Ghosts in the Bank

October 27, 2016, John Skipper, Associate Security Consultant, Coalfire Labs

It was a dark night. A car pulled up in the parking space next to me and quickly extinguished his lights. I looked out the my window and saw the driver. He gave me a quick nod and we exited our cars. Opening the trunk I pulled out my tools for the night. A backpack full of trash bags, a flash light, gloves, a tarp and oily rags taken from the garage. We walked in the warm summer air up a hill and to the street corner where the target was finally in view. There was the bank. Tonight was just recon, getting a lay of the land and some dumpster diving. We approached the bank and made a quick walk around the block identifying windows, entries and exits and connecting the dots of what I found on Google Maps. By the cover of trees we started down an embankment towards the dumpster, but we spotted a police car. Trying not to cause any suspicion, we quickly made our way back to the sidewalk and walked away from the bank. My heart was racing. I didn't want to fail even before we started. After walked a half block we circled back and hurried down the embankment again. Entering the dumpster enclosure I could relax. No one would be able to see us from here. We brought out our flashlights and opened the dumpster lid -- just two bags of trash.

"Let’s just take the bags," my co-worker said.

Each of us grabbed a bag and made our way back to our vehicles. Once again I could feel my heart rate shoot up. Here I was carrying an oozing bag down the street by a bank. We encountered no issues though. We loaded the bags on top of the tarp in the back of the car and headed home.

On the back porch we gutted the bags, sifting through bloody Kleenex, half drunk venti mocha Frappuccino’s and who knows what else.

"Jackpot! Take a look at this, " I said.

Peering into the dark night lit only by flashlights we saw the nightmare of any trusting customer: a photo copied check with the account number routing number, signature, names of the account and the address of the account holder; everything needed to take over accounts, withdraw money from the accounts or steal an identity.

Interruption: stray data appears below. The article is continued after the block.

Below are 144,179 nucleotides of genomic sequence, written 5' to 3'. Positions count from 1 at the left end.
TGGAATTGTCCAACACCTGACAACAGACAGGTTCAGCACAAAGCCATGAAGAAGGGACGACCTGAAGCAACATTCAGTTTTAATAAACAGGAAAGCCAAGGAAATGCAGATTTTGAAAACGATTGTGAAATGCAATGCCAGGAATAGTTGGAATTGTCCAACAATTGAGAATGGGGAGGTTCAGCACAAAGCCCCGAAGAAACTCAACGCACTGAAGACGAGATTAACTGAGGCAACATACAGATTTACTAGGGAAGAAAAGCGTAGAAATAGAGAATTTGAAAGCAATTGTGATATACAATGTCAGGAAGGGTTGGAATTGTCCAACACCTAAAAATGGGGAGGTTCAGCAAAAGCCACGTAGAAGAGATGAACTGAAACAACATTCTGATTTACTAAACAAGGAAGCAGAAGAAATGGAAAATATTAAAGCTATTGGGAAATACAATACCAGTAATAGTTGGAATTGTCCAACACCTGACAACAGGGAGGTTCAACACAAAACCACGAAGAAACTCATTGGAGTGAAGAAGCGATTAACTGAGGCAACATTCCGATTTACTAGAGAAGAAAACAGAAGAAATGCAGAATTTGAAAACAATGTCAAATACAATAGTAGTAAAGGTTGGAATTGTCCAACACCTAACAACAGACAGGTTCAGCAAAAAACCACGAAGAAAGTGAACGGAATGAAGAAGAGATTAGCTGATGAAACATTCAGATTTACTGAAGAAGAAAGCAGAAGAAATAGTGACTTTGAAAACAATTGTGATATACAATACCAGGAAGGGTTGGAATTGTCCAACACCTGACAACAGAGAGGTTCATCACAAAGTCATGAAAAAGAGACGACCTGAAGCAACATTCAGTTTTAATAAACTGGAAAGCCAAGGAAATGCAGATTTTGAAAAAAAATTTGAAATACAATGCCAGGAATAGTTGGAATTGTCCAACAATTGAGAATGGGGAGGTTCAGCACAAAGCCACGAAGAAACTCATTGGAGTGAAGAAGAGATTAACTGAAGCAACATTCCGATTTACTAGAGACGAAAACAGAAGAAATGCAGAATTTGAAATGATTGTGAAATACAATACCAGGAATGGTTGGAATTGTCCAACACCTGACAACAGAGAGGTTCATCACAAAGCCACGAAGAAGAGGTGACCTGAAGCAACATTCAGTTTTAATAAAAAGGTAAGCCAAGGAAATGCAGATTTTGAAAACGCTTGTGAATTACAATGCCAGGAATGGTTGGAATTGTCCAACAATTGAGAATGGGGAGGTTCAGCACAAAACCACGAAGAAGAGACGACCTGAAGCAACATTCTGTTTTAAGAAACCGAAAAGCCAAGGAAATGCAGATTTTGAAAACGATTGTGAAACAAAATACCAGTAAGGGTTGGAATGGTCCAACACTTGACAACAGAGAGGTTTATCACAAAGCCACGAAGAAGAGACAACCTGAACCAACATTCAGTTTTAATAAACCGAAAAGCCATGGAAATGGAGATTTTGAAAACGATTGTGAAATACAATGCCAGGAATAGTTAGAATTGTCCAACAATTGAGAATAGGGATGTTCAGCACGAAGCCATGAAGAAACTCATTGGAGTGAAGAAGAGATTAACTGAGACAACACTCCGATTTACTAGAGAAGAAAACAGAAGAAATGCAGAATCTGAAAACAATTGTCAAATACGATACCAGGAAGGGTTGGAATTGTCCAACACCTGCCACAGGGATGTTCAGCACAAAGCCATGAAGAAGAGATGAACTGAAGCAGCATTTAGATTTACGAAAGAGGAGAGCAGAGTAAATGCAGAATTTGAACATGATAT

We continued to exhume the contents of the bank's dregs and found usernames, passwords, account numbers, delivery notifications, all information that could be used for social engineering attacks on the bank or its account holders.

Two nights later I returned. A similar scene repeated. A car parked next to mine some distance away from the bank. I looked over at the driver but instead of a nod it was a smile -- an evil grin for what was about to happen. We were going to break in. We confidently strode to the main entry. My colleague pulled out his lock picks and began to probe the internals of the door lock. Within minutes the door was unlocked. We quickly went over our ghoulish plan. Having done recon previously, I knew the quickest path to an office where we could deploy a device that phones home giving us remote internal access. We opened the door and ran to the next, in one fell swoop it was shimmed and now had entered the belly of the best. Time was not on our side, we thought. Quickly deploying our device I started to take pictures of passwords on sticky notes to applications used by employees. Pushing our luck my cohort proceeded to unlock bins of documents marked for shredding and office doors with loan and mortgage documents in plain sight. I noticed users had login credentials taped to docking stations. Knowing time was running out, I logged in. My accomplice returned and remarked at the time. We had now been there around 15 minutes. But we couldn't leave, as if possessed by some demon we needed more! We left the office and proceeded to the teller's area. We climbed over the teller's counter; the adrenaline was flowing freely now! We bought our picks and were about to open some lock boxes when I heard a creek and a thud.

"Someone is here," I said.

We made our way out of the teller's area. I knew at any moment a Frankenstein of a police officer would be upon us and it would be game over. To my surprise a man wearing a wrinkled polo with the bank's logo appeared instead.

"What's going on?" he demanded.

Reaching in my pocket to retrieve my authorization letter my confidant replied, "Just finishing up cleaning."

The shocked look on the employee's face gave me time to get back into the game.

"Cleaning? You're finished cleaning?"

We nodded our heads.

"There are alarms going off, do you not have alarm codes?"

"Sorry," I said, "We are subbing tonight. We didn't have alarm codes. A lot of financial institutions we work for delay the alarms for an hour or two giving us enough time to clean and when we leave the alarms are then armed. We are doing out normal route plus this one and we are behind. We're very sorry, but we are done."

"You can walk us out if you would like," added my co-worker.

"Who do you work for?" The puzzled bank employee asked.

Without skipping a beat I said, "Cleaning Pros."

My companion emphasized again we were done and he could walk us out. The guard concurred! He lead us to the door and into the vacant parking lot and like apparitions, we disappeared from the scene.

John Skipper


John Skipper — Associate Security Consultant, Coalfire Labs

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